Prelude To Indus Water Treaty Part -Four
By Naveed Tajammal
A gross misconception exists in our well read elite that prior to the Advent of British Adventurers, with their Lethal network of canal systems, we had No canals or, that, Irrigation by Canals was a subject alien, to our indigenous population, and that had, the British Raj been not been kind to us, by introducing their canal system, we would never have had Karachi as a sea port nor a network of Railway lines criss crossing our landscape. To enlighten this class, and give brief insight to our past, and our irrigation methodology, we have to study our old systems.
It was the British need to introduce the Railways in our regions, it was the same Strategic ,administrative reasons that had led the Moghuls to focus on having a sound well maintained road link between Dehli and Kabul. And likewise the need to convert Karachi into a major sea port of the emerging British Empire, It was, for such reasons, that, ,The British had began survey of Karachi as a port  and a proposed railway line link till Kotri. and, a steam boat service to connect kotri with multan, by 1861 the First railway line had been opened to public joining Karachi with Kotri,105 miles long, the Lahore-Multan Line was opened in 1865,by 1876 the three railway bridges on Ravi-Chinab and Jhelum were ready, and the Lahore-Jhelum rail link opened to public, by 1878 the Link between Lodhran -pano akil was as well opened, During the 2nd Afghan war [1878-80] a need was felt to link the newly made Quetta Cantonment with the main Railway line network, and by 1887,the link had been established, by 1889 Karachi was connected by Rail with Peshawar. The point being the actual 9 canal colonies came later, with their network of irrigational canals.
Without this Irrigational network which was the greed of British to rake in the most, to feed their white hunger, or provide fibre for their ever hungry cotton mills, The problems of 1947 under review would have been much less, there would not have been any communal issues, The Hindu and Sikhs or others who came from East Punjab in quest of riches in our regions would not have come, The Muslim predominance would have been a clear divide in our award, Gurdaspur Muslim majority Tahsils as well of Amritsar would have automatically been ours, Kashmir issue would too not have, been there, as chinab river, would have been just another river flowing here, as it had in the past, The populations would have been much less all over, and, West Pakistan would have emerged with a population of hardly 20 million, with unlimited virgin lands awaiting wonders of modern technology minus Water-logging and salinity the curses of British Canal system. The communal inter-mixture as was seen, after 1947, would not have been, the cause being the lure of the fertile lands of 9 canal colonies for which the Sikhs and Hindus did their utmost to retain by fair or foul means, as did their trading classes by bank rolling RSS thugs as well the Akal fauj Sikhs, and subsequent mayhem.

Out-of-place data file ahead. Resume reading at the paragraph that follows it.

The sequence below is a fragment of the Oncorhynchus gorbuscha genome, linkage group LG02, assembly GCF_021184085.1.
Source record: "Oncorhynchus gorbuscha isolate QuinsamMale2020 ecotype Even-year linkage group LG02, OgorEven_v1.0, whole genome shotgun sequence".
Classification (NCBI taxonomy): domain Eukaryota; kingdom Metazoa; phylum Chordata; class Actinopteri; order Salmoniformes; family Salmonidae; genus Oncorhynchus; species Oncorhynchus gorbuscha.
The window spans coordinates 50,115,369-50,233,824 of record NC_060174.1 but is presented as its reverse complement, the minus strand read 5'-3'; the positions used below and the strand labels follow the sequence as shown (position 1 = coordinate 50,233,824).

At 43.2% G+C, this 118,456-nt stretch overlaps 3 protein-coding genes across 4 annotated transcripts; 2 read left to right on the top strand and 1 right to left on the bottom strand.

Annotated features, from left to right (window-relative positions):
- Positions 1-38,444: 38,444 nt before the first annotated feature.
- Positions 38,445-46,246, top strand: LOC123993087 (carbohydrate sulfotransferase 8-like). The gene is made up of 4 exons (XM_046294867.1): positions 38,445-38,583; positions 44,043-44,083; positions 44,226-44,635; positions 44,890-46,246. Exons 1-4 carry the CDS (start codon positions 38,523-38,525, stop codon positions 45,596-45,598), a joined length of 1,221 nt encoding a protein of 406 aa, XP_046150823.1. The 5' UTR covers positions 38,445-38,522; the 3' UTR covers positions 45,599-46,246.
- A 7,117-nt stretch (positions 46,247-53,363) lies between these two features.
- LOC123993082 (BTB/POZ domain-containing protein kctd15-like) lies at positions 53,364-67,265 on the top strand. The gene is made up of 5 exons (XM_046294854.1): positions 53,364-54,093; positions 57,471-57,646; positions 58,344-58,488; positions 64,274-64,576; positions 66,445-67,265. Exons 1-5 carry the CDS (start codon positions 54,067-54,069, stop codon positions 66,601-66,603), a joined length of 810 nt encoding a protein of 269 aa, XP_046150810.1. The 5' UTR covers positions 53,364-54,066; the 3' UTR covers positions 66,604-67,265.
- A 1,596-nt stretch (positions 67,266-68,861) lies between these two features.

British take a undue credit for introducing canal networks in our region, should one take as an example, the case of Muzzafargarh district, though a new name, as earlier the whole region was controlled from Sitpur [1450’s onward], and the Nawabs were called ‘Nahar’s, their writ, was till Duki [now loralai, Balluchistan] and down to Kashmore, as River Indus, had joined Chenab till 1794,at Shehr Sultan. The time attributed to Most of the canals found in this District due to loss of records is, between early 18th century and early 19th century the rule of Dewan Sawan Mal, the, Sikh era, Governor of Suba e Multan. What most forget, is that our region was a agrarian belt since inception of Indus valley civilization, and various means of irrigation had been developed over the years, to irrigate the fields under cultivation, in regions where rivers did not flow ‘Karez system of inter-connected deep wells linked by underground channels was used. Water diviners [sar’ev’var/ Ab-sanaas/jal-khoji] were employed to locate the underground water channels.
Reverting to Muzzafargarh and its old canal network, All the canals were linked with either Indus or Chenab, A total of ”155’ different canals, including the main canals as well the numerous branches, as tabulated, existed much before the British rule.
[i] The ‘Maggassan canal had been dug in 18th century or earlier, it had these branches; Chaudri, Nangni, Dhol, Sirmuni, Kesho, Ganda Bhubbar, Ganda Parhar, Raju, Karya Chaudri, Nabi wah, Sardar’wah, Karaya Muhammadpur, Karaya Gaman khan, Karaya Khanpur, Karaya sinawan, Karya Tej bhan, Muradwah, Nangnis kalan, Nangnis Khurd, Jan Muhammad, Pirwah, Hamza, chakar khan, Karya Khokhar, Karya Tibbi, Nizam, Nala Chuan and Ghulam’wah.
[ii] The Maggi canal network had Khudadad, kot’wah, karya kuhawar, haji ishaq, Bul e wali, Sultan Khar, Fazil kalru.
[iii] The Suk canal, had six important branches, Jakhri’wah, Thal’wah, San’wah, Kalu’wah, Sardar Khurd and Ahmed’wah.[iv] Dinga canal had three important branches, Bhangar’wah, Sardar Kalan and Nang’wah.[v] Alli-Khalli, were two different canals, however later were merged in one main canal, it had four main branches, Alliwah, Khalliwah, Jhandau, and Dharkanwala.